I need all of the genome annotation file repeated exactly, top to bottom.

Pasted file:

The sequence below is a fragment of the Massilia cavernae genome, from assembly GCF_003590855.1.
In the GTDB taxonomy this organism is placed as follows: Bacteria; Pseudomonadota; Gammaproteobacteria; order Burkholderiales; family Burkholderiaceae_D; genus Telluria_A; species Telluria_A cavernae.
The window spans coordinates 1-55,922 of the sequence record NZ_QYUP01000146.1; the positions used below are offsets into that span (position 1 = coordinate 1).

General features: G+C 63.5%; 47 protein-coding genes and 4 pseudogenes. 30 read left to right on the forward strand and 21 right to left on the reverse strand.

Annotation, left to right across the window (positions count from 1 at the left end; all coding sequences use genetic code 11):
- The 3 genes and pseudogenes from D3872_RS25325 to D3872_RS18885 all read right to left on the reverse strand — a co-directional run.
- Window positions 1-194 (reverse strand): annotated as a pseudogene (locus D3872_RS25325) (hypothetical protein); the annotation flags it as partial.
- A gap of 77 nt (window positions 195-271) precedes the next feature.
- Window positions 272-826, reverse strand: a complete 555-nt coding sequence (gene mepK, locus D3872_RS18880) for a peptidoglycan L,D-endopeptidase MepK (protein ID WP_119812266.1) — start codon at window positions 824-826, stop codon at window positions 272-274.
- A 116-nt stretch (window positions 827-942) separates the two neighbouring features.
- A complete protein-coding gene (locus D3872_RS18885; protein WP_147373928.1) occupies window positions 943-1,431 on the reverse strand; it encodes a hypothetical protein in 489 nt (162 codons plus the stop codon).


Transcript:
The sequence below is a fragment of the Massilia cavernae genome, from assembly GCF_003590855.1.
In the GTDB taxonomy this organism is placed as follows: Bacteria; Pseudomonadota; Gammaproteobacteria; order Burkholderiales; family Burkholderiaceae_D; genus Telluria_A; species Telluria_A cavernae.
The window spans coordinates 1-55,922 of the sequence record NZ_QYUP01000146.1; the positions used below are offsets into that span (position 1 = coordinate 1).

General features: G+C 63.5%; 47 protein-coding genes and 4 pseudogenes. 30 read left to right on the forward strand and 21 right to left on the reverse strand.

Annotation, left to right across the window (positions count from 1 at the left end; all coding sequences use genetic code 11):
- The 3 genes and pseudogenes from D3872_RS25325 to D3872_RS18885 all read right to left on the reverse strand — a co-directional run.
- Window positions 1-194 (reverse strand): annotated as a pseudogene (locus D3872_RS25325) (hypothetical protein); the annotation flags it as partial.
- A gap of 77 nt (window positions 195-271) precedes the next feature.
- Window positions 272-826, reverse strand: a complete 555-nt coding sequence (gene mepK, locus D3872_RS18880) for a peptidoglycan L,D-endopeptidase MepK (protein ID WP_119812266.1) — start codon at window positions 824-826, stop codon at window positions 272-274.
- A 116-nt stretch (window positions 827-942) separates the two neighbouring features.
- A complete protein-coding gene (locus D3872_RS18885; protein WP_147373928.1) occupies window positions 943-1,431 on the reverse strand; it encodes a hypothetical protein in 489 nt (162 codons plus the stop codon).